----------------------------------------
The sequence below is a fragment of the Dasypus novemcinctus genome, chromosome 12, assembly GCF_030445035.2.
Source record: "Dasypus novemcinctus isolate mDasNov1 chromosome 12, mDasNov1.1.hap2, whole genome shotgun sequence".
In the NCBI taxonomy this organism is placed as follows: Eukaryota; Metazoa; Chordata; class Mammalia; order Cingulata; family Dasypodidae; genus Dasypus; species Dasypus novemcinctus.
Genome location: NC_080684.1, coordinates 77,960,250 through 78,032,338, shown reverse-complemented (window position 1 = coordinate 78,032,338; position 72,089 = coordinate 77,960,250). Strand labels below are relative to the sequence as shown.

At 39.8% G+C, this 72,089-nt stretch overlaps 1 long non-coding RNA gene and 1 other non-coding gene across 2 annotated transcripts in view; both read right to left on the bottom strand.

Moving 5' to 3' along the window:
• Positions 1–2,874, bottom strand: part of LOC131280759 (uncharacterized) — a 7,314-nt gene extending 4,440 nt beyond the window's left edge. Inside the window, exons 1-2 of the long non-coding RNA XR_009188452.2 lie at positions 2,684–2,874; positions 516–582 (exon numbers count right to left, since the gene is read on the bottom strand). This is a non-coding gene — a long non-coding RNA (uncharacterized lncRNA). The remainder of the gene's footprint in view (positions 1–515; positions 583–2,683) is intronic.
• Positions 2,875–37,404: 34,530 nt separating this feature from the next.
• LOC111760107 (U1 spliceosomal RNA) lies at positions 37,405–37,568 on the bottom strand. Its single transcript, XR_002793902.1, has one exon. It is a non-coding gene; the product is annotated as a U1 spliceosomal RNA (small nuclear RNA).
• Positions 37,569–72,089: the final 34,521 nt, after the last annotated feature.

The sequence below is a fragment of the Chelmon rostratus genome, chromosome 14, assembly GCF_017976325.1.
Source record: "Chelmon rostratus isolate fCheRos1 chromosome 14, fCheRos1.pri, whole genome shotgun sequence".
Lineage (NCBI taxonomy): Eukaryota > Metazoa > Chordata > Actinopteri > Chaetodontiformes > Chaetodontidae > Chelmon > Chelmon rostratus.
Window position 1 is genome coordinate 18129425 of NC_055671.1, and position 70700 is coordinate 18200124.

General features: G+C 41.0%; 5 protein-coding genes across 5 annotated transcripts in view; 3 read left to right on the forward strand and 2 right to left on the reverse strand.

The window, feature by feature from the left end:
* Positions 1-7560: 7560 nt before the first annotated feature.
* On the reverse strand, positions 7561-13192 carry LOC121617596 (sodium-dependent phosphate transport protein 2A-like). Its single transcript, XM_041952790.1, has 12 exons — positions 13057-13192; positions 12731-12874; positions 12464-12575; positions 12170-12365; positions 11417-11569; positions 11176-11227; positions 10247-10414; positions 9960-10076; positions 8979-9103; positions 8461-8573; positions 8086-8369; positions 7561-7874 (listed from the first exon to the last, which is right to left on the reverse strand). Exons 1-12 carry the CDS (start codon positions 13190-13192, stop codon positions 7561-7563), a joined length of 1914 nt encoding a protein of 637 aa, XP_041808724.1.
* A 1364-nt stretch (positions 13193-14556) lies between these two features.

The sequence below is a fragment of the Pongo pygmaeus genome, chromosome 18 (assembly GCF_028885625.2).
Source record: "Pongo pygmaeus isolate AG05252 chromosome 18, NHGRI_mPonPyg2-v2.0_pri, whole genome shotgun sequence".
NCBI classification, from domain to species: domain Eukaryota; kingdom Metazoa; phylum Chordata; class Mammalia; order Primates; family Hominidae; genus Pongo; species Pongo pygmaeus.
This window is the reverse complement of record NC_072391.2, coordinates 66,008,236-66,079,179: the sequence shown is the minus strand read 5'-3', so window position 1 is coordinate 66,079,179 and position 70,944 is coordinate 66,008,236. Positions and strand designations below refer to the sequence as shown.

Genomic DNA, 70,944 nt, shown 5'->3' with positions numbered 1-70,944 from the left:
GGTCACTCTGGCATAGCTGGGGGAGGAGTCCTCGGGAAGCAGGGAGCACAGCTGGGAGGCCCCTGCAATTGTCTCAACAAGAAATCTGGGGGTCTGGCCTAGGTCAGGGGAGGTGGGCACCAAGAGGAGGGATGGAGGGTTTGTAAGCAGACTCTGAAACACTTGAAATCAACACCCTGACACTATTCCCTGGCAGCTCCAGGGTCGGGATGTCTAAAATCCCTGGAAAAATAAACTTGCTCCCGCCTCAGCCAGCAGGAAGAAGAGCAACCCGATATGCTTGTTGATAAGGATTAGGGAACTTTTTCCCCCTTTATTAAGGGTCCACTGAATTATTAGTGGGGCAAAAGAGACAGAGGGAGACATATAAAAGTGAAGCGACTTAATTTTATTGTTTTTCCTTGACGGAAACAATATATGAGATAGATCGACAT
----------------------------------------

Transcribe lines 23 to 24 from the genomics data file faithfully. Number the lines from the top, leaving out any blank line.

This window is the reverse complement of record NC_072391.2, coordinates 66,008,236-66,079,179: the sequence shown is the minus strand read 5'-3', so window position 1 is coordinate 66,079,179 and position 70,944 is coordinate 66,008,236. Positions and strand designations below refer to the sequence as shown.

Genomic DNA, 70,944 nt, shown 5'->3' with positions numbered 1-70,944 from the left: